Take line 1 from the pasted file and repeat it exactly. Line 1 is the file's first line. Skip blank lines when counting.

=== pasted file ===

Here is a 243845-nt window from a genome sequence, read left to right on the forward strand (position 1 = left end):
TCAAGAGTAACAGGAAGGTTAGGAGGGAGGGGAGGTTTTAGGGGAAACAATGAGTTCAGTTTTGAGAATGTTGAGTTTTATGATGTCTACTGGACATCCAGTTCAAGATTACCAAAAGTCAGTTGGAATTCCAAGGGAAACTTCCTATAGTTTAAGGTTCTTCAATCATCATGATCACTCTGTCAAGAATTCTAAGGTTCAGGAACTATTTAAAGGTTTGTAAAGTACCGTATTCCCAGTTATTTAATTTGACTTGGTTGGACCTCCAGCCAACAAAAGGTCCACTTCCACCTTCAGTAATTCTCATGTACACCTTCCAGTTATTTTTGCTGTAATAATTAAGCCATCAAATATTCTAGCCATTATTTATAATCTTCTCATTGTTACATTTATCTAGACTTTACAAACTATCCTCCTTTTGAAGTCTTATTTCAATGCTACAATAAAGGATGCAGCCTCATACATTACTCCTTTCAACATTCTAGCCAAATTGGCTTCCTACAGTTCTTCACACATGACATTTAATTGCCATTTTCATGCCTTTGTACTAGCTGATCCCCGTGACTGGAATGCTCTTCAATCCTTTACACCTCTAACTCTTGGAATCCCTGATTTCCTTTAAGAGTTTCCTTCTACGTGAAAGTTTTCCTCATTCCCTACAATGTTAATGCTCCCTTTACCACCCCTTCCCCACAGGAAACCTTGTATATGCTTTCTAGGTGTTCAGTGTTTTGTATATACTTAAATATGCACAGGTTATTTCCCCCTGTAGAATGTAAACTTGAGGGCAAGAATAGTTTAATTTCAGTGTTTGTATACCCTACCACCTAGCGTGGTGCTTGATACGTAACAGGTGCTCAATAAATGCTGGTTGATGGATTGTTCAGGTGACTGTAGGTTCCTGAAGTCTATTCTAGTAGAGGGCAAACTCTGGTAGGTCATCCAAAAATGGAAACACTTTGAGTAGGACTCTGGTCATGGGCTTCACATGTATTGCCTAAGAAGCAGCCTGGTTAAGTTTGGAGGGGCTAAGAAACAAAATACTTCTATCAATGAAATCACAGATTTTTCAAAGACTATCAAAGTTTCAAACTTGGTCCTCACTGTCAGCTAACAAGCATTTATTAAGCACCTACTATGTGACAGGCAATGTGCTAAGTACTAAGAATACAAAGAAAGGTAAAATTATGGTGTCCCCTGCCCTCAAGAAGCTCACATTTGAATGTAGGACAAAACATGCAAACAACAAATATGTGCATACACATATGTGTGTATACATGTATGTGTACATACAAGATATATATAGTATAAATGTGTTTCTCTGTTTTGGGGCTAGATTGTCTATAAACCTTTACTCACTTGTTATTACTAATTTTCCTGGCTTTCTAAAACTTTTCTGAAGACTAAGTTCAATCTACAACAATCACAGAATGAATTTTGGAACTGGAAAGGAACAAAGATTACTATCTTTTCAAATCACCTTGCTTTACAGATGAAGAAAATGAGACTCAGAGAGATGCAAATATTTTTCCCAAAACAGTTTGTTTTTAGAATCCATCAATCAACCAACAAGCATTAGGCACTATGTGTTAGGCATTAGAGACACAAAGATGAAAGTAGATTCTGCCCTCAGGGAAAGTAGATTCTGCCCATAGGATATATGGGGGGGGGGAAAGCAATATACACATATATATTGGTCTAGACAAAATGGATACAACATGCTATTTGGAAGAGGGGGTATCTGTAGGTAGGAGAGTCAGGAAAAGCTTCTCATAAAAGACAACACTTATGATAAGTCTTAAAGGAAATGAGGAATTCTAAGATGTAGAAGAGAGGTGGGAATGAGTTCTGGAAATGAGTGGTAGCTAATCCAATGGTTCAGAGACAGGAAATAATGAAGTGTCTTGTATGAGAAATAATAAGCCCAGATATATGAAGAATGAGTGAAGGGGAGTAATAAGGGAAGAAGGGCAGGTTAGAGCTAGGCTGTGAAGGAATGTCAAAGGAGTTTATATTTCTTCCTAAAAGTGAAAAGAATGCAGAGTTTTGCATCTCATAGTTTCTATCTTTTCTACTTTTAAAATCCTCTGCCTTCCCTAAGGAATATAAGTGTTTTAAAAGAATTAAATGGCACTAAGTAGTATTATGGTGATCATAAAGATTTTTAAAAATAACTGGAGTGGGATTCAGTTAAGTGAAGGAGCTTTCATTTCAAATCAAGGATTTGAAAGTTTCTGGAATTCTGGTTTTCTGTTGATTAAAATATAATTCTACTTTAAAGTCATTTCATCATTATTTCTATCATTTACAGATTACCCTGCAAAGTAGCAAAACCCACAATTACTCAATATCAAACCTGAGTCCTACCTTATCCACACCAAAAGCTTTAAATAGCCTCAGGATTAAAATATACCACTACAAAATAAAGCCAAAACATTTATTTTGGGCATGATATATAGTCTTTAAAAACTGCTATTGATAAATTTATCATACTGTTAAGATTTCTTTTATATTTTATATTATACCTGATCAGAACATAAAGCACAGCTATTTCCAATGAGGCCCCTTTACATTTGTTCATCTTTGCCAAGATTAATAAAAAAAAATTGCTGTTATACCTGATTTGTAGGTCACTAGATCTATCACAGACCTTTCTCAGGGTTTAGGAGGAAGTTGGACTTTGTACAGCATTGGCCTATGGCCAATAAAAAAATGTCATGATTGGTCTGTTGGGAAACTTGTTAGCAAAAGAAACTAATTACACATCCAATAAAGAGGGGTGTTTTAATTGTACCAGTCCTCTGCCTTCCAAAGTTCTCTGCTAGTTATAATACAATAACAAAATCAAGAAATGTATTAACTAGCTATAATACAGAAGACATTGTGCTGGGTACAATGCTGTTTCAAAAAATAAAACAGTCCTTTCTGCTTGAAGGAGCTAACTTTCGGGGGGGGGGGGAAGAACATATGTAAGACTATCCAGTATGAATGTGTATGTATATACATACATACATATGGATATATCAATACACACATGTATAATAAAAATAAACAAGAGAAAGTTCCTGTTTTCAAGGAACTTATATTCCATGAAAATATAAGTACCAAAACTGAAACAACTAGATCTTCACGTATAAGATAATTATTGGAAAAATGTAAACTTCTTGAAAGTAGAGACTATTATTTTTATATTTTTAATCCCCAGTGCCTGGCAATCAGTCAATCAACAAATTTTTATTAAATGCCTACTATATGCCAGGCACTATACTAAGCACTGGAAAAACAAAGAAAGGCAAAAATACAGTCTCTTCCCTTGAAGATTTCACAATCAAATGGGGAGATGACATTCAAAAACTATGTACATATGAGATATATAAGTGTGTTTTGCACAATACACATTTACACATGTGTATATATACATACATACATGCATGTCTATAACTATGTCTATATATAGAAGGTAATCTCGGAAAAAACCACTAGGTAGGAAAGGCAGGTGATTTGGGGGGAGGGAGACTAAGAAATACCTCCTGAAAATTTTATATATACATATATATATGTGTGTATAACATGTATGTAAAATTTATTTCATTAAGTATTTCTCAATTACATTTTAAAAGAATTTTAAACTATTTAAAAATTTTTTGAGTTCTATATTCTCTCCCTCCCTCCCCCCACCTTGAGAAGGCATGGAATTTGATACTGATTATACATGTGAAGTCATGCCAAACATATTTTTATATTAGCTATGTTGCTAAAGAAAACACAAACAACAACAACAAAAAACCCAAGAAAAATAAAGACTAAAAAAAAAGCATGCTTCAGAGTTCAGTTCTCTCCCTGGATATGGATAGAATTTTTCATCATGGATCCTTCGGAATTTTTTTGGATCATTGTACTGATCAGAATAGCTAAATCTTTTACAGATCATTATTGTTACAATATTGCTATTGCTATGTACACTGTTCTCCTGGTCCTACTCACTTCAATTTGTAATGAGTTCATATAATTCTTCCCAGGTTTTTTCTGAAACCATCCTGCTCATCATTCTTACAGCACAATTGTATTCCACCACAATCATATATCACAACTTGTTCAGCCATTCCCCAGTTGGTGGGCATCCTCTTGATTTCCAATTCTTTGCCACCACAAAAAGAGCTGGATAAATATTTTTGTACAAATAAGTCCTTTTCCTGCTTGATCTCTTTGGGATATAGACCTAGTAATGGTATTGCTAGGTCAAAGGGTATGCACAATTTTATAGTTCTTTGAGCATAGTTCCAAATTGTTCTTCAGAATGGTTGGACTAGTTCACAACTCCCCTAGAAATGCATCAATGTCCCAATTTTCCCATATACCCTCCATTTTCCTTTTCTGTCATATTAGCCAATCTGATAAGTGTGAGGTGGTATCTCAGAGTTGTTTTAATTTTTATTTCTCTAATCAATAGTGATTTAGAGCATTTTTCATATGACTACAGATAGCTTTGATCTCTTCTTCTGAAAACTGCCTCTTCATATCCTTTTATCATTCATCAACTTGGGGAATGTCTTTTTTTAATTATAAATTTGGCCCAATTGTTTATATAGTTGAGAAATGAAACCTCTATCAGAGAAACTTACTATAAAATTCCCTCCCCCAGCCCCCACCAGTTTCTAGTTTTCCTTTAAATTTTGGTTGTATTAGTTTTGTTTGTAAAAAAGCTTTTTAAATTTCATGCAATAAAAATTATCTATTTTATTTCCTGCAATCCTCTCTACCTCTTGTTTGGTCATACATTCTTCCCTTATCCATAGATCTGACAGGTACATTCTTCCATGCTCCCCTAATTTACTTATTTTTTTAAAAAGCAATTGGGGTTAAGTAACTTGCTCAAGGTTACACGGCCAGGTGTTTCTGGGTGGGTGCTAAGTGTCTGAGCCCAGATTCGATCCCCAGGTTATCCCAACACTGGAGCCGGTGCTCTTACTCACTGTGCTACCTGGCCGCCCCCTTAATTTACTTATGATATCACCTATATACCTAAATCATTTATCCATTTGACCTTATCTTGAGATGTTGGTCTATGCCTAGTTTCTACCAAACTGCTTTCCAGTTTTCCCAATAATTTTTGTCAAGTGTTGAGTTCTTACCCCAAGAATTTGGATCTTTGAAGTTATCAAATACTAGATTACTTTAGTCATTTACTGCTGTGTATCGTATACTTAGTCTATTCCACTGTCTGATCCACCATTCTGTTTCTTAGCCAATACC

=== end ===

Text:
Here is a 243845-nt window from a genome sequence, read left to right on the forward strand (position 1 = left end):